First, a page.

(Photo by Flickr user Paul Sableman, used under a Creative Commons license)
Disconnects from access to public benefits, challenges with cash assistance and family law, delinquent bill payments.
Young people with criminal records are typically dealing with multiple, interconnected legal issues — all of which can prevent them from keeping themselves housed and employed — at once.
That’s largely because they’re resolved by different providers. Having a one-stop shop where youth can get plugged into all the resources they need is much more effective. That kind of holistic approach is being taken by a handful of nonprofits in Philadelphia, some of which are partnering on projects and many of which have a number of programs that service a specific population of system-involved youth.
Youth Justice Project, a program out of legal aid nonprofits Community Legal Services (CLS) and Philadelphia Legal Assistance (PLA), does monthly clinics at YouthBuild and Covenant House.
“We’ll usually see anywhere from four to eight young people each time who are facing anywhere from one to four legal issues [simultaneously],” said Jamie Gullen, an employment attorney at CLS.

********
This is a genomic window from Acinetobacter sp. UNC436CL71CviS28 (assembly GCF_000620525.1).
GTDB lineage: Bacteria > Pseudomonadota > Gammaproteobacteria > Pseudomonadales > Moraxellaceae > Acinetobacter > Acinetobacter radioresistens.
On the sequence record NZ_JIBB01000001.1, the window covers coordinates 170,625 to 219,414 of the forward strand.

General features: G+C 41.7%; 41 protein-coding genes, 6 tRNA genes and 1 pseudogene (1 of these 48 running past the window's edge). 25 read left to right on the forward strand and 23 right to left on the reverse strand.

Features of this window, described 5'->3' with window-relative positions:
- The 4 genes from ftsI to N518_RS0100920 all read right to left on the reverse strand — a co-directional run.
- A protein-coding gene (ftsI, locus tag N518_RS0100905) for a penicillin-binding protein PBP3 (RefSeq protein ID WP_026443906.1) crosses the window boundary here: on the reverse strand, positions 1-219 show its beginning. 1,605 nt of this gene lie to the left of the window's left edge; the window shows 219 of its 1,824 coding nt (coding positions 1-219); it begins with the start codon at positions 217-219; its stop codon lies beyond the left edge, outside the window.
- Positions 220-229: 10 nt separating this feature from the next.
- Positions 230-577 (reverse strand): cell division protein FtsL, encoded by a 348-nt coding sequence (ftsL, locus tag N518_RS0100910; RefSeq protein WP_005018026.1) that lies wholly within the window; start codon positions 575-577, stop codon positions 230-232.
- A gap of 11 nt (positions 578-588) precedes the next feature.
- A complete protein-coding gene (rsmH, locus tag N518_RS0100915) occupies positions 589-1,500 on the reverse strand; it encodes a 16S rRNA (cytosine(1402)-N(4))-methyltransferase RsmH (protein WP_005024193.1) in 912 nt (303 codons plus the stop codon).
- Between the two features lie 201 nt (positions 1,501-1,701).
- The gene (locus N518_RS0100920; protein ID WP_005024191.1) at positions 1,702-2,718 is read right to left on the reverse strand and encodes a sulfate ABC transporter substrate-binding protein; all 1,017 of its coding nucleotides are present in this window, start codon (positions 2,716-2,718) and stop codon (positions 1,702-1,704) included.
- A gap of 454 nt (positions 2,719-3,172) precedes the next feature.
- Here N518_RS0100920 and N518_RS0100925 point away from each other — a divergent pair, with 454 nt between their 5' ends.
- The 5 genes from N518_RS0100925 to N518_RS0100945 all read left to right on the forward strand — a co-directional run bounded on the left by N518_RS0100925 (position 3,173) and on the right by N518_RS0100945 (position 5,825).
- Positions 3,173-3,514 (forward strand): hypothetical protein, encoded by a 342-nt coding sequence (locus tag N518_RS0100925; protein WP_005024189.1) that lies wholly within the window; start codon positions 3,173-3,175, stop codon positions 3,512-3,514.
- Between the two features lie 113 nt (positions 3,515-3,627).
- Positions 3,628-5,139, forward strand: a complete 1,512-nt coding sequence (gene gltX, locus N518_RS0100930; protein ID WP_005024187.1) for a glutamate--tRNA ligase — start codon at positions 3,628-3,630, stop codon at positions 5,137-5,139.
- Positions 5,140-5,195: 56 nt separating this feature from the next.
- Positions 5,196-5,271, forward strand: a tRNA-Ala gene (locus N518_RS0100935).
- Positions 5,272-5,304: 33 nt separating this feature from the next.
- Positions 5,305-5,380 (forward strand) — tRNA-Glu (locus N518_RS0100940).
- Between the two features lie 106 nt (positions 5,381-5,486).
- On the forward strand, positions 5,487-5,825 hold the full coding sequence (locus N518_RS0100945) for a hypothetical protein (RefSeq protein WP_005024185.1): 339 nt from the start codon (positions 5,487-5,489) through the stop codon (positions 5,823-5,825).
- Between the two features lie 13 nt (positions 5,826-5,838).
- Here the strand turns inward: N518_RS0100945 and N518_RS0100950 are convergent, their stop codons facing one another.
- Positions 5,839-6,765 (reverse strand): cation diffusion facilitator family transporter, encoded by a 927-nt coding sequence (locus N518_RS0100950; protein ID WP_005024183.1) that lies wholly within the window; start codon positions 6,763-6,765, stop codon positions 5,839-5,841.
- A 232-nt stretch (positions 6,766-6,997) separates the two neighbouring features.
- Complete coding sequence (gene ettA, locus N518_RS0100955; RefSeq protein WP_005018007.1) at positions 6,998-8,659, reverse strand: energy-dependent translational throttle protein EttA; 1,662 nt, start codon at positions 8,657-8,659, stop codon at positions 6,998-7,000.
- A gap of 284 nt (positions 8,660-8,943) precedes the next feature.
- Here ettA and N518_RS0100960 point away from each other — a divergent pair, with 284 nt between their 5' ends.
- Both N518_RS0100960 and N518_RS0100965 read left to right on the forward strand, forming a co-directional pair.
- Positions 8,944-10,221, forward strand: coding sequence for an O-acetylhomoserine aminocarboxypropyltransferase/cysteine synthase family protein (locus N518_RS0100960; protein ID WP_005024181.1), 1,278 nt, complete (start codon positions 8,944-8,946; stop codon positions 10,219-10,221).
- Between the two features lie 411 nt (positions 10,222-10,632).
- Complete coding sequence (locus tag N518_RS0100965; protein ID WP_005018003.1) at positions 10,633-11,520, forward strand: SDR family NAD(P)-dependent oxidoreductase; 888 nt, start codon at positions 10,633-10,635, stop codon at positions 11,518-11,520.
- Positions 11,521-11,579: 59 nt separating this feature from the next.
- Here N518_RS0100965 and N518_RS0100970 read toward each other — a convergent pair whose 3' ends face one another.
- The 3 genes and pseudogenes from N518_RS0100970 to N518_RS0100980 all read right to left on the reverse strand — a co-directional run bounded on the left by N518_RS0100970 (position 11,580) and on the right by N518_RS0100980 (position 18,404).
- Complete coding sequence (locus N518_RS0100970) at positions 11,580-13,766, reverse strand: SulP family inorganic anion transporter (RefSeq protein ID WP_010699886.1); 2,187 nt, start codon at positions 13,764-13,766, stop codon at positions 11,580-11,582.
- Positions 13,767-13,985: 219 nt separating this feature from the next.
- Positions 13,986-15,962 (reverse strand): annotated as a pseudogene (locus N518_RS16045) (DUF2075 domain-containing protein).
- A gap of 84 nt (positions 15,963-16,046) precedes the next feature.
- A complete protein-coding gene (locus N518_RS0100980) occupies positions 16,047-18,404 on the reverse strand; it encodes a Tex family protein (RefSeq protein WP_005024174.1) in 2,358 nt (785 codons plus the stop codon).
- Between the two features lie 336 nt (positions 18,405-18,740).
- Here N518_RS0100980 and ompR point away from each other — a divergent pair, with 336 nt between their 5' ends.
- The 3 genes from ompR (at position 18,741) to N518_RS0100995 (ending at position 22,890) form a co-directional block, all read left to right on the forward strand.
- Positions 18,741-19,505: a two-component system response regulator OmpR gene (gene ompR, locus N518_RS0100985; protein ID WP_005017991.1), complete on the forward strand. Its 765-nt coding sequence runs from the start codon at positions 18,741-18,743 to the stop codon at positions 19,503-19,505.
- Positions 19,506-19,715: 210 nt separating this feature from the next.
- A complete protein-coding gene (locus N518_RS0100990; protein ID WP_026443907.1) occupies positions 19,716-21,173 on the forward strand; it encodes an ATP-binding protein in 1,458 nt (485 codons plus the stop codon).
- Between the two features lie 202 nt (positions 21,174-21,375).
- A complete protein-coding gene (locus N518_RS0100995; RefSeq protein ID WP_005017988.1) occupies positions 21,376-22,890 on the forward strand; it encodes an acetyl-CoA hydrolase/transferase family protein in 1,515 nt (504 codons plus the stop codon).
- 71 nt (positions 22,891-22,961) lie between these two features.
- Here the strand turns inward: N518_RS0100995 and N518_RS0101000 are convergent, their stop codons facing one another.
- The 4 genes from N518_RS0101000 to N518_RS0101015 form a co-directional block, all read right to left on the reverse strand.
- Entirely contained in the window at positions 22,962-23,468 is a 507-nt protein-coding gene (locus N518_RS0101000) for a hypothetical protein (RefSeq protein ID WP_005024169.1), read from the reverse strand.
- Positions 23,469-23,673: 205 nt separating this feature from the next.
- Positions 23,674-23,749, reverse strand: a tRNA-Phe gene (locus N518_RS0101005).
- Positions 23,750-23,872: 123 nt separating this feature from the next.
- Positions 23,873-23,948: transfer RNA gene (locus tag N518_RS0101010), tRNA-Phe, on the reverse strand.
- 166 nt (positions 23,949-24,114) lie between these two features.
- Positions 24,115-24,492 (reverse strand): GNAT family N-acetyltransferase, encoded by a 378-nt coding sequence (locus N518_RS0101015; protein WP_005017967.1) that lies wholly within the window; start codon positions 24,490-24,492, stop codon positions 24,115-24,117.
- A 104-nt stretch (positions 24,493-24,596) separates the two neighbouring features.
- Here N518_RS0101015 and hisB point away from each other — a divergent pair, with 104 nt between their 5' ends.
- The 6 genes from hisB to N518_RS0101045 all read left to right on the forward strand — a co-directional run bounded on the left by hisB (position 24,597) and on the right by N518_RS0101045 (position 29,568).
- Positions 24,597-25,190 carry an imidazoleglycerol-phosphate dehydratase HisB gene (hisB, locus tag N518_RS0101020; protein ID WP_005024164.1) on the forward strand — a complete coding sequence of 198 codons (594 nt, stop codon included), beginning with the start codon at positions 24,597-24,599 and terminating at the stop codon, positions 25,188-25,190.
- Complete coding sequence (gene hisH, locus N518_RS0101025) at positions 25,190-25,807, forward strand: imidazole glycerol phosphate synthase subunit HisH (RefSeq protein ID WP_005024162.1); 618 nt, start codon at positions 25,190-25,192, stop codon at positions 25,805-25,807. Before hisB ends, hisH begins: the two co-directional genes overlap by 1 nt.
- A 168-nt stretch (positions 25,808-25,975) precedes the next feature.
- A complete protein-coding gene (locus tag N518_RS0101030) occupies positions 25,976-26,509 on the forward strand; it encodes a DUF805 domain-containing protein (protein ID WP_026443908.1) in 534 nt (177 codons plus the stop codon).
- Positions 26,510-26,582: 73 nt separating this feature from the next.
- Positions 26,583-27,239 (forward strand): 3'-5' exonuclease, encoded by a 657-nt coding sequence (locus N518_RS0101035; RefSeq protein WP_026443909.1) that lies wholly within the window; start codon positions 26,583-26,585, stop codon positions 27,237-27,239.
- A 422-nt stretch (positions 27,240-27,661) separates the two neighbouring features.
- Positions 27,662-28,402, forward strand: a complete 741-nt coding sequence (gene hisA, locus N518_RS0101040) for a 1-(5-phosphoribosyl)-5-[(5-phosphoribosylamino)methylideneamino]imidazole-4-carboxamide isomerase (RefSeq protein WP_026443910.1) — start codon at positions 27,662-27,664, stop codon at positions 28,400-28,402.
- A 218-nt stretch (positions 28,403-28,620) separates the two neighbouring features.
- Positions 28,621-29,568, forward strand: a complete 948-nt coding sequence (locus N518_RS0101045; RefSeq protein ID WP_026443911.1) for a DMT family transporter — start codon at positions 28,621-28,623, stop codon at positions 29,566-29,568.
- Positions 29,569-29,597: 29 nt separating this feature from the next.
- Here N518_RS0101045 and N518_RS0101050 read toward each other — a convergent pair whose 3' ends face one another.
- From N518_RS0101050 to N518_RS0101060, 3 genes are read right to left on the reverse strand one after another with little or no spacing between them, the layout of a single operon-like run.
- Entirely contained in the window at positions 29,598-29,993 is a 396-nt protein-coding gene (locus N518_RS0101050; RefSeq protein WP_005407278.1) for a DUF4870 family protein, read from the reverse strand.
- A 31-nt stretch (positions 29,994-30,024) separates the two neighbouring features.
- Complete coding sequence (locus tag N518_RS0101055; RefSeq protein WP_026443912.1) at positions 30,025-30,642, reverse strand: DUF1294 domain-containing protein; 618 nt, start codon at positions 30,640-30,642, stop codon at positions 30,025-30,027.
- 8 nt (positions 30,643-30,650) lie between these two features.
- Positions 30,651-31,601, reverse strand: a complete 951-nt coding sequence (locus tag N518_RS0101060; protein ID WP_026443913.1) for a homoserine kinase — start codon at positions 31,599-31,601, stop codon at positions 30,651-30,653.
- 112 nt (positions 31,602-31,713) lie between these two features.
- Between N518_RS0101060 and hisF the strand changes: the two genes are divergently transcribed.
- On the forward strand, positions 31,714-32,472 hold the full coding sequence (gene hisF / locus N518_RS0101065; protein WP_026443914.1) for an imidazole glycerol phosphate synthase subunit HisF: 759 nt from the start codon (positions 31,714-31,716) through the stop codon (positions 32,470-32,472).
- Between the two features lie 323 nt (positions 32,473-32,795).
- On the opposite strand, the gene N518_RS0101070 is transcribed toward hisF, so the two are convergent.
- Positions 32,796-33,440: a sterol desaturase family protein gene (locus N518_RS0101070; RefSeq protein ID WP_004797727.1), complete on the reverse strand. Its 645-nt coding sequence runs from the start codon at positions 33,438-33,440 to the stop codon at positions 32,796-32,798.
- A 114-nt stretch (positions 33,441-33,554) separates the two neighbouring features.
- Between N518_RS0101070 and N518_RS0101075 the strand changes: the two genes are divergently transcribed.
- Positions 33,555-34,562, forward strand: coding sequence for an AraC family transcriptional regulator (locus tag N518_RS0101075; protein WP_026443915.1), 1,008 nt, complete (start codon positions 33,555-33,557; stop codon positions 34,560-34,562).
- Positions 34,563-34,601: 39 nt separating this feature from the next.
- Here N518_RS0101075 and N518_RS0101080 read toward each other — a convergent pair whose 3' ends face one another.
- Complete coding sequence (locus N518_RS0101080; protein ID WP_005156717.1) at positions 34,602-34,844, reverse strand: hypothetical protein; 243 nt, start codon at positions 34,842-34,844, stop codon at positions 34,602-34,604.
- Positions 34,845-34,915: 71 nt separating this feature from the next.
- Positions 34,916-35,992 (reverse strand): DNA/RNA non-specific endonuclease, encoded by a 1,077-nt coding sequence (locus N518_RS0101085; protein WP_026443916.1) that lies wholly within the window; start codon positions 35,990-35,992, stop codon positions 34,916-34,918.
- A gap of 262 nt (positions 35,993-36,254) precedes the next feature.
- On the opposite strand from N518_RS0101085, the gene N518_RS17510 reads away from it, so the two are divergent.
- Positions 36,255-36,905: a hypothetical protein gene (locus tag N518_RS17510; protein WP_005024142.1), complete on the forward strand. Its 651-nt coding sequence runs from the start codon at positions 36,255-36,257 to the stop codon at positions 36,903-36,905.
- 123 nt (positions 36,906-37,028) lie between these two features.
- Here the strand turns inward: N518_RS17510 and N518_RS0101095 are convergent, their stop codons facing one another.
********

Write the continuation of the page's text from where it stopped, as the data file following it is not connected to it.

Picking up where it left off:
Gullen, a former teacher in the Bronx, has seen the intersection of domestic violence, unempoyment, homelessness and criminalization take its toll on impoverished families. About 80 to 85 percent Youth Justice Project’s constituents at Covenant House, she said, have been involved in the child welfare system or the juvenile justice system. Most are young women with children and are victims of domestic violence.
"We'll usually see ... young people who are facing anywhere from one to four legal issues."
Gullen said Youth Justice Project is looking to expand its resources to help more youth in need of holistic services. In the meantime, CLS has launched a new project called the Juvenile Reentry Assistance Program (JRAP). The project aims to prioritize housing and expungement for a specific population of youth involved with the Philadelphia Housing Authority (PHA).
“We are working to help young people under 25 who either live in PHA housing or have lived in PHA housing with expungements and other civil legal needs,” Gullen said, “with the goal of keeping them housed.”
From our Partners
Gullen and CLS also partnered with the Juvenile Law Center (JLC) on a project that aims to protect juvenile records.
As we recently reported, JLC staffers are also working on a web app called Philly Youth Matters that maps out resources for system involved youth, led by Stoneleigh Foundation fellow Dominique Mikell.
(We’d be remiss not to mention the still-unknown project former YouthBuild director Simran Sidhu is launching with Joanna Berwind Creamer, which will aim to fund and launch programs that support holistic juvenile justice programs.)
We know all reform is local. The question is, how will all these local programs and partnerships that want to provide holistic services continue to interact, especially if most are designed to remove the need for youth to obtain services from multiple places?